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Old October 13, 2009, 08:15 PM   #1
smellosmoke
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Breech Plug Removal

Does anyone know how (or even IF) to remove the breech plug from an Investarm Hawken 50 cal flintlock (Cabelas kit)? The kit instructions show the plug as an individual part, but the seam match to the barrel is almost invisible. Threaded? Then it's REAL tight. Pressed? Lord, I hope not. Or maybe it's time to give up smoking crack...
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Old October 13, 2009, 08:26 PM   #2
mykeal
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It's threaded and requires a breech plug removal tool, a good gunsmith's vise and a lot of torque. It is strongly recommended that it not be attempted. It will be very difficult to replace it correctly.
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Old October 13, 2009, 08:27 PM   #3
B.L.E.
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Breech plugs in traditional muzzleloaders were not intended to be routinely removed. A new one has to be hand fitted to line up with the flats of the barrel and then the final filing is done on the breech plug to match the barrel.
They are threaded into the barrel and removing them usually requires a strong vise and a big wrench and sometimes heat from a torch.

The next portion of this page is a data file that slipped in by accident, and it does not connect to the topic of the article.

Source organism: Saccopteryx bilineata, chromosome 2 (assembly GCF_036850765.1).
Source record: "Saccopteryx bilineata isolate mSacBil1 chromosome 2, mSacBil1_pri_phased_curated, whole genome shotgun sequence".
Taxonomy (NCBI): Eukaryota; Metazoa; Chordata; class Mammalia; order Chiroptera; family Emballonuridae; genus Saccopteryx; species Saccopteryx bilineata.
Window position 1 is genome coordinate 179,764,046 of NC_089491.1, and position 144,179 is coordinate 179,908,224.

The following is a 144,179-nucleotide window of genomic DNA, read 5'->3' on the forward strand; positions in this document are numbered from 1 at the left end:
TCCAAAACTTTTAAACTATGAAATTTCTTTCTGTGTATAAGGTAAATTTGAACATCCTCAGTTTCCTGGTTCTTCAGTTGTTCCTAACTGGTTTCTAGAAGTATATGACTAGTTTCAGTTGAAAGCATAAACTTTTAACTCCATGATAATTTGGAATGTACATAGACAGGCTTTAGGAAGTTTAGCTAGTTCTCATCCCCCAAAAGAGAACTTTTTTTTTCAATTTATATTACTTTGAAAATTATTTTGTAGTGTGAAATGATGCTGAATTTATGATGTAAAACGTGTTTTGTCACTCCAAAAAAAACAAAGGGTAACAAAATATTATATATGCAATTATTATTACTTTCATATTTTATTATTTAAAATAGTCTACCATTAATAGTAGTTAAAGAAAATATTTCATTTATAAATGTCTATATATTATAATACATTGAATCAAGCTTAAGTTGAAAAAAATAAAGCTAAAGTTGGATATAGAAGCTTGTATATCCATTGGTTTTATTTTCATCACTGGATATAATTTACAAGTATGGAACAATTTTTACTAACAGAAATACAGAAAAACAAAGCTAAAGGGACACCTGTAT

There is no need to remove it for routine cleaning.
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Old October 13, 2009, 08:50 PM   #4
smellosmoke
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Breech Plug Removal

Thank you all,

Very good information. I am a regular cartridge plinker, but a newbie to flintlocks. I have gotten the Hawken to ignite the pan and a blank charge, but was hesitant to load a ball. As an RO at my local range, I was afraid to have my shift cut short and be sent home with a loaded muzzleloader. So I have a ball puller on the way. Thanks again.
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Old October 13, 2009, 08:59 PM   #5
B.L.E.
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A ball puller is good to have because one of these days, you will dry load the gun. All it takes is someone talking to you while you are loading.
They also make CO2 powered ball dischargers to blow out balls that have been dry loaded.
Also, with enough patience, you can slowly trickle enough FFFFg though the touchhole to shoot the ball out.
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Old October 13, 2009, 09:09 PM   #6
smellosmoke
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Breech Plug Removal